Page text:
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Alison could scarcely believe that her aunt's few so like in figure as she moved away, that he drew words could have given her so much strength. nearer to watch until she turned at the end of the Already she seemed to feel new courage and new promenade and passed the hotel again. energy to go on with life. Perhaps in her inmost No, it was not Alison—not likely to be ; how could heart there was a vague hope that something might such an absurd idea occur to him! Alison was with happen to cause Lewis to see things in a different those whom she preferred to himself. Probably she light; not that she would have allowed such a thought never bestowed a thought upon him, and it was a to herself. But hope is subtle, and young hearts are pity he had wasted so much time and affection upon elastic, and there is always a glimmer of gold in the her. future for them.

Involuntarily he rose, put on his hat, and walked out into the open air, and commenced strolling up

and down after the manner of the promenaders. CHAPTER V.

Finally he sat down under one of the great trees, and

called for a cup of coffee.
EWIS SEA-
L

As he did so, he was suddenly aware of two little
TON had not hands seizing one of his, and a childish voice said —
gone to Norway “I am Freddy!”
as the beginning Lewis looked down to see who Freddy might be,
of his travels. and recognised the little boy whose ball he had fished
After his inter- up out of a pond into which it had fallen.
view with Alison Ah !” said Lewis, "and is the ball quite safe ?"
he had gone has- Yes," returned Freddy, “it is safe ; I did not
tily home, told bring it to-day, but it is dry. Katie dried it for
his mother that me.'
he had been “ And who is Katie?” asked Lewis.
mistaken, that “ My sister-see, there she is. She said you were

Alison's love was, good—I will fetch her.” not worth caring for, and that he should start for " Oh! no, no !” exclaimed Lewis, not wishing in the Continent the next day.

his present mood to speak to strangers. “ No, Freddy, Good Mrs. Seaton was much perturbed. “ You I am going away.” must be dreaming, Lewis," she said. “My old

eyes But Freddy was too quick for him ; he had darted see as my young eyes saw, and I am sure that the girl away, and was dragging toward the tree the girl who likes you.'

had reminded him of Alison. “ So I should have said, mother, but I have put it A middle-aged lady and gentleman and another to the proof, and we are both of us mistaken; there- girl were following behind. fore the less said about it the better. We have “Here he is ! here he is !” shouted Freddy; " stop, mutually agreed that it cannot be ; and so she goes stop, Mr. Gentleman, don't go away!” her way, and I

go
mine."

And Lewis, feeling that it would be infinitely ridiMrs. Seaton looked perplexed. And when Mr. culous to flee at the present crisis, advanced towards Seaton heard of it, he said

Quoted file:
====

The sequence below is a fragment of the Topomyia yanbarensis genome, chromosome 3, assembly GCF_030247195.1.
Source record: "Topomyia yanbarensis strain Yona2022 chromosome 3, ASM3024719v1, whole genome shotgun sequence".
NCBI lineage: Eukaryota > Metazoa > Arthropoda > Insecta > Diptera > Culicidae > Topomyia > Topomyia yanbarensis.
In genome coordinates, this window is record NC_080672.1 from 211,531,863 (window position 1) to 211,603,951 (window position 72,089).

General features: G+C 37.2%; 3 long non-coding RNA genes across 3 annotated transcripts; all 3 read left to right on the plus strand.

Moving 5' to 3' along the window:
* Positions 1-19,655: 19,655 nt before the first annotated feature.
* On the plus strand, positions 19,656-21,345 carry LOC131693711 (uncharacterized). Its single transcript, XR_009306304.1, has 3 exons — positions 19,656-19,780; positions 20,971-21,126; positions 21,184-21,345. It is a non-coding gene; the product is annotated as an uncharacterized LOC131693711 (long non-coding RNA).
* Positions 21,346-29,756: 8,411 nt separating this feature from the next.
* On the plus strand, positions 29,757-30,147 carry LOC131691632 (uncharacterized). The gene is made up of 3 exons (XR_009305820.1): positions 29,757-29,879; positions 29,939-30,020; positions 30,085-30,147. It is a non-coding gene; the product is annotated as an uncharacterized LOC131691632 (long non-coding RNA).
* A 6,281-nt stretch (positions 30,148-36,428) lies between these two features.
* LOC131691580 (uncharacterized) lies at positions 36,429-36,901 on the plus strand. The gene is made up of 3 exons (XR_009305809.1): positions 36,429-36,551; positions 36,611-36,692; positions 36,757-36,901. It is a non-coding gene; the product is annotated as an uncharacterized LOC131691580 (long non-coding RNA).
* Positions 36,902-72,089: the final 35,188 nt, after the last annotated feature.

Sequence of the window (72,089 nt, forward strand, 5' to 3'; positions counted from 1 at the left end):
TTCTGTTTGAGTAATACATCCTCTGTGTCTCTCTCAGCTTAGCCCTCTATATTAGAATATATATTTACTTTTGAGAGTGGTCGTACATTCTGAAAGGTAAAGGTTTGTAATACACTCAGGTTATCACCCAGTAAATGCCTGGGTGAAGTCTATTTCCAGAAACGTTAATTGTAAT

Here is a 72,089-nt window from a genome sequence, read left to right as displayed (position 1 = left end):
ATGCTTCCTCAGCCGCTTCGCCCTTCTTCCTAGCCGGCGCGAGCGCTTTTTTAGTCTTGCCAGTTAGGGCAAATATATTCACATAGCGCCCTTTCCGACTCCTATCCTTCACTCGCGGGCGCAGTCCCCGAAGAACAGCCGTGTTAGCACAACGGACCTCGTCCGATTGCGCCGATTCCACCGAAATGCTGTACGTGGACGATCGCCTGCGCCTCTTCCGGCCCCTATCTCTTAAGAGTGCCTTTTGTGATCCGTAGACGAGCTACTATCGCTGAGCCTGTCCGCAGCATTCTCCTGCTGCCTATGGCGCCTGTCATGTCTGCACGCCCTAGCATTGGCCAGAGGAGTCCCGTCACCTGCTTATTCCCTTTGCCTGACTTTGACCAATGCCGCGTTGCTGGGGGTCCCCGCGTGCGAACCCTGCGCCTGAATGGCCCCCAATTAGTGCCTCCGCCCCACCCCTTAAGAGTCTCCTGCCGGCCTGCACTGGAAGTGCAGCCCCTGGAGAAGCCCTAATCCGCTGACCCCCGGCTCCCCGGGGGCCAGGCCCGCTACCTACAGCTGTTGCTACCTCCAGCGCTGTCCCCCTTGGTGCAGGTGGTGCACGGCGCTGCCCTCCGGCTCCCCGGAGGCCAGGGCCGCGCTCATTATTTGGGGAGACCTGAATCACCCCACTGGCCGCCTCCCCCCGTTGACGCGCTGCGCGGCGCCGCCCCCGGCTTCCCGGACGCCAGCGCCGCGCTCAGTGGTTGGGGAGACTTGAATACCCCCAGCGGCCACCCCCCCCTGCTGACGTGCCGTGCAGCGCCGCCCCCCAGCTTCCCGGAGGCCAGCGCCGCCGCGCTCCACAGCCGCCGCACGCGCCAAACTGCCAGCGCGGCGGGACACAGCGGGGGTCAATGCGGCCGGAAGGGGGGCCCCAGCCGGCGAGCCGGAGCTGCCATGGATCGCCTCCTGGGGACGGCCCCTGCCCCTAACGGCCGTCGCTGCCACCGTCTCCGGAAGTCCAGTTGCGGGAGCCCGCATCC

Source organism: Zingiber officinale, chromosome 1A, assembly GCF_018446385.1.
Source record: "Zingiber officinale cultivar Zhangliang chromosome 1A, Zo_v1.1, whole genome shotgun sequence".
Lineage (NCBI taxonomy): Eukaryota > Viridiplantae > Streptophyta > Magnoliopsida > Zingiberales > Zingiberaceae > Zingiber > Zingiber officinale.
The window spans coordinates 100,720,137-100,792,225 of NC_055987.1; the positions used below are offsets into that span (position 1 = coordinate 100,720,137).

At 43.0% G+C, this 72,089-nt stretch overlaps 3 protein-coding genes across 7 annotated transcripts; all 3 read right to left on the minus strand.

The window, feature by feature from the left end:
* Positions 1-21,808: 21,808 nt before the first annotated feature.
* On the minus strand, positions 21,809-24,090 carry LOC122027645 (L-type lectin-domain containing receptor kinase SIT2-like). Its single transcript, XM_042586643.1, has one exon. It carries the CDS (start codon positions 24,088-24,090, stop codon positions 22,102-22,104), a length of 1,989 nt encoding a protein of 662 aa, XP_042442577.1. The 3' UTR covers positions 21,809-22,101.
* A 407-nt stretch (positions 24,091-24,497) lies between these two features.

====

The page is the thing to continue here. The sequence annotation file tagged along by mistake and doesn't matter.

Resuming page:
Freddy and his sister, the latter being quite as much “ Tut! tut! it is but a lovers' quarrel, and will be discomposed as Lewis Seaton could be. made up in time. I don't see how the girl can leave “You must excuse my little brother," she said her father and mother just now. It was too much to apologetically. "We spoil him too much, and he will expect, Lewis."

have his own way.” Which only made Lewis Seaton feel more angry “Much obliged to you for the trouble you took for and aggrieved.

my little boy yesterday,” said the gentleman, who had · Well, the best thing is to go away and forget it," now come up. he said. “I may as well do my travelling at once.” Oh, it was no trouble ; I was very glad to help him

And so he went away, vexed and irritated, and out of his difficulty,” replied Lewis, scarcely looking Mrs. Seaton, seeing how disturbed and annoyed he at the group before him, and only anxious to get away was,' warmly took his part, and decided that Alison in as quickly as possible. some way must have been to blame.

"Why-is it not? I beg your pardon--but is not “ What can she be thinking of ? My Lewis is one your name Seaton ?" asked the gentleman. of whom anyone might be proud."

Yes,” answered Lewis, somewhat amazed, as he And after Lewis had gone, Mrs. Seaton went very returned the stranger's gaze. little to the Brands, and when she did go there was Ah, yes, I thought so. You won't remember me, a coldness and constraint about her that chilled though you will know my name, Collingwood. I knew Alison, and made her think that, perhaps, the you the moment you spoke, from your likeness in voice Seatons were glad that the engagement was at an and manner to your father when he was a young end.

man.' Lewis Seaton was at the present moment in a "I know your name well,” said Lewis, holding out small German town, idly gazing from the hotel his hand. window on the visitors promenading under the spread- And this is my wife, and this my daughter Katie. ing trees, or sitting on the benches sipping coffee and And this,” he added, turning to the other young lady, talking eagerly with one another.

“ is my niece, Nina Rode, who, though she thinks no He gave a little start as one group passed by the country as good as her own, can speak English as well window, for a slender girl reminded him of Alison, as you or I can.”

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Alison Brand's Battle in Life.

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Lewis turned to the German maiden, with her blue “ Fraulein Rode goes back to her German relatives," eyes and masses of wavy hair. It was, he thought, the answered Mr. Collingwood, sternly. prettiest face he had ever seen, and Miss Collingwood's And so we part,” said Lewis, in a tone of disaplikeness to Alison faded out of his mind, together with pointment. the irritation he had been feeling in contemplation of "And so we part," replied Mr. Collingwood.“ It the fair stranger. A new epoch was beginning for him, is better,” he added, in a musing manner; then, after for Nina's blue eyes awakened a sense of interest in a slight pause, he said, somewhat abruptlylife that he seemed to have lost.